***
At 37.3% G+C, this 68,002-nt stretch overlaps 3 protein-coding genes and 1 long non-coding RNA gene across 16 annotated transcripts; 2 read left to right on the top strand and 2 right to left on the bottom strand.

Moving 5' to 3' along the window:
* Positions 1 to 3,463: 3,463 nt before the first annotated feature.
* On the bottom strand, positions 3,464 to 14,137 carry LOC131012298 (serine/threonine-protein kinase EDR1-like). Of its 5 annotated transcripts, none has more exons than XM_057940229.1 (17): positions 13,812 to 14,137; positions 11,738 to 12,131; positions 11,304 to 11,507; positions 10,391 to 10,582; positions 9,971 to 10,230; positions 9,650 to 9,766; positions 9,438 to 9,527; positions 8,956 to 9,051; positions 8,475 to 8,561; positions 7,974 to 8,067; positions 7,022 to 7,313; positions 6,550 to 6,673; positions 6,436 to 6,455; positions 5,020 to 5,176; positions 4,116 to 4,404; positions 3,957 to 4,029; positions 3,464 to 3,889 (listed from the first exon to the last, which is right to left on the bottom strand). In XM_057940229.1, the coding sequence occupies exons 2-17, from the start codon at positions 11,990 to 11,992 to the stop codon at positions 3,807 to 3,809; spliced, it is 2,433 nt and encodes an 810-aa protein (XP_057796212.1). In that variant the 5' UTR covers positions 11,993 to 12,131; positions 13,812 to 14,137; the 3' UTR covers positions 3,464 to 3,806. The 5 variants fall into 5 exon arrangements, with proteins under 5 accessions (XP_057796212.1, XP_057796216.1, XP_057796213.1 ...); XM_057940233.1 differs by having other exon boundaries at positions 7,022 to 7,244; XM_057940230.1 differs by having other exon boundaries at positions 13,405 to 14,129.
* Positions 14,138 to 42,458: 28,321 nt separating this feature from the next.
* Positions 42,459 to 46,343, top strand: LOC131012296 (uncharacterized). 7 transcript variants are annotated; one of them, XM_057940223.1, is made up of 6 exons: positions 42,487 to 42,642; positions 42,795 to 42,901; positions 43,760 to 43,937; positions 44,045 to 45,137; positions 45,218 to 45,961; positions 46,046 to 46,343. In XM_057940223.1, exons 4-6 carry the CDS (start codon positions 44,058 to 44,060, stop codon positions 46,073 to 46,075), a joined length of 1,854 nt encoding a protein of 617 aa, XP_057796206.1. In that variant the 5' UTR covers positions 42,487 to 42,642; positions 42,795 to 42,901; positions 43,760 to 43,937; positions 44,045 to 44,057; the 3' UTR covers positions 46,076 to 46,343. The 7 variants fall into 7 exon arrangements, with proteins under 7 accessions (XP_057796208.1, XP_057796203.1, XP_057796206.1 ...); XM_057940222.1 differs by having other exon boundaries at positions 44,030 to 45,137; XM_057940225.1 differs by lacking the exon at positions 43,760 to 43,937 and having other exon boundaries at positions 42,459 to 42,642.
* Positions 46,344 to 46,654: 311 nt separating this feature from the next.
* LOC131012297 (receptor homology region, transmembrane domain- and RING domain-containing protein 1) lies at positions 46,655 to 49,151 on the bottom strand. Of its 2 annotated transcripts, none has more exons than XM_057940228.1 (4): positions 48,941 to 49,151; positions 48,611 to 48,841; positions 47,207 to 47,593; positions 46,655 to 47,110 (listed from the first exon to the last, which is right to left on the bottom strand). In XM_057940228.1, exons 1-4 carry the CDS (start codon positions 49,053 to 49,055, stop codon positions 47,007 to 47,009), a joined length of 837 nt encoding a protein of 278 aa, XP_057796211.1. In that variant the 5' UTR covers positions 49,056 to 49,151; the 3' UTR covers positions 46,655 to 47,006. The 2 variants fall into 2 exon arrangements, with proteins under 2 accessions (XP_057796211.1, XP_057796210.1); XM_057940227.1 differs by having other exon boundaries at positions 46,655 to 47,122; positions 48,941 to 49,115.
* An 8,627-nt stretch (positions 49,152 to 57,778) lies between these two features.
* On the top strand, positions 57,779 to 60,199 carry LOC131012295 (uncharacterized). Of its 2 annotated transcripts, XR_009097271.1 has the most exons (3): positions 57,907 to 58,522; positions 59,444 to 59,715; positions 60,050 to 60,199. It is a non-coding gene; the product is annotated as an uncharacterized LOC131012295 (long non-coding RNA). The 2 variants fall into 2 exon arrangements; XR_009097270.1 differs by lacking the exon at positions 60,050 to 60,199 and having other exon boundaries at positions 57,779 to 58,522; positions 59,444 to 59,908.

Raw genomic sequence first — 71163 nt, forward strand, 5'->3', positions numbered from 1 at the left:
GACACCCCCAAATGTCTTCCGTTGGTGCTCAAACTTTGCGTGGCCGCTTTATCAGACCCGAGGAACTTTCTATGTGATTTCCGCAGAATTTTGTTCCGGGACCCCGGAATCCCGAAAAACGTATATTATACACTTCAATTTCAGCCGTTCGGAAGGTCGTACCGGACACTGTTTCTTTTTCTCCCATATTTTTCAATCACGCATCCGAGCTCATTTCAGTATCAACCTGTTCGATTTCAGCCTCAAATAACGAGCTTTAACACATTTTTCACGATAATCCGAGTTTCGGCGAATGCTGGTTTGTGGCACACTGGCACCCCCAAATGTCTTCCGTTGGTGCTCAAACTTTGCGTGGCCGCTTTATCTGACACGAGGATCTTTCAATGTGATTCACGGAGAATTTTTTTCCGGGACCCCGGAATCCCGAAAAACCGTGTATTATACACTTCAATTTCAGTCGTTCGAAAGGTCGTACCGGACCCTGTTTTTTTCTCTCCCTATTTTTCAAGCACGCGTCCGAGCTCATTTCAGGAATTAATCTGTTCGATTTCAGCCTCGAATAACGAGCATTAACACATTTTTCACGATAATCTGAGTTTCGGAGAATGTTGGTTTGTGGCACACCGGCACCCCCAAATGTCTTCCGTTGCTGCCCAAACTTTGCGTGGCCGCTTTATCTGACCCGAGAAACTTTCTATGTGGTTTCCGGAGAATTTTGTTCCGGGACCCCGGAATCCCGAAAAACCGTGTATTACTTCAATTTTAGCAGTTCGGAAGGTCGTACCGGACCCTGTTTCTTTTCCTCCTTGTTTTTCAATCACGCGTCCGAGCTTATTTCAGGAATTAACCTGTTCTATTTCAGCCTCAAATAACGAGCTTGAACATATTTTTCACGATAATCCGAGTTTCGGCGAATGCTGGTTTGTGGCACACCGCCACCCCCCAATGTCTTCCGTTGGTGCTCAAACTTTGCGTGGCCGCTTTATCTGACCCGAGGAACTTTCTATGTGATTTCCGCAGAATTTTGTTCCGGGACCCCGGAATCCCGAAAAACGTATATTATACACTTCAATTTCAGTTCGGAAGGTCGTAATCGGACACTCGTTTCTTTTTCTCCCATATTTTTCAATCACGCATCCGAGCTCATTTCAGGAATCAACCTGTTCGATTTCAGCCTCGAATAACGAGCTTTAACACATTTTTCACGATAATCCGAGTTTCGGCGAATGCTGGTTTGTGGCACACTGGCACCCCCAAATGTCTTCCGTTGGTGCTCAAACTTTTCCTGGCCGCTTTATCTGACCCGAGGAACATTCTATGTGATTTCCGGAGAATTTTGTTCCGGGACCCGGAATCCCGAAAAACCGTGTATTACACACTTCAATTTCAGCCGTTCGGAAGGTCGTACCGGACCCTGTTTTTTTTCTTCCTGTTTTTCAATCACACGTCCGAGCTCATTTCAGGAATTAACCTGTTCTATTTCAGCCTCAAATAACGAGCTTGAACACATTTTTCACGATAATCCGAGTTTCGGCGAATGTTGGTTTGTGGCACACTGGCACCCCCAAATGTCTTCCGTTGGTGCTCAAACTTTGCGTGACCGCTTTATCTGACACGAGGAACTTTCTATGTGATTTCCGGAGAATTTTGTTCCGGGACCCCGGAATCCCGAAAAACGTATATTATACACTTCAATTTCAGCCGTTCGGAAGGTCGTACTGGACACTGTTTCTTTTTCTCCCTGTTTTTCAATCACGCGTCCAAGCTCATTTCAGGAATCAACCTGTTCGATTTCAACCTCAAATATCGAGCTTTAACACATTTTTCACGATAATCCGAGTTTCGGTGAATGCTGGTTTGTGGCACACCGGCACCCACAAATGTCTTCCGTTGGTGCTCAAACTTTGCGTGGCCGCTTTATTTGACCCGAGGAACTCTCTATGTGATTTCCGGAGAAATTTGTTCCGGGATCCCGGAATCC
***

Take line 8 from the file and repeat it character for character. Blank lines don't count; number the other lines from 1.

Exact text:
* LOC131012297 (receptor homology region, transmembrane domain- and RING domain-containing protein 1) lies at positions 46,655 to 49,151 on the bottom strand. Of its 2 annotated transcripts, none has more exons than XM_057940228.1 (4): positions 48,941 to 49,151; positions 48,611 to 48,841; positions 47,207 to 47,593; positions 46,655 to 47,110 (listed from the first exon to the last, which is right to left on the bottom strand). In XM_057940228.1, exons 1-4 carry the CDS (start codon positions 49,053 to 49,055, stop codon positions 47,007 to 47,009), a joined length of 837 nt encoding a protein of 278 aa, XP_057796211.1. In that variant the 5' UTR covers positions 49,056 to 49,151; the 3' UTR covers positions 46,655 to 47,006. The 2 variants fall into 2 exon arrangements, with proteins under 2 accessions (XP_057796211.1, XP_057796210.1); XM_057940227.1 differs by having other exon boundaries at positions 46,655 to 47,122; positions 48,941 to 49,115.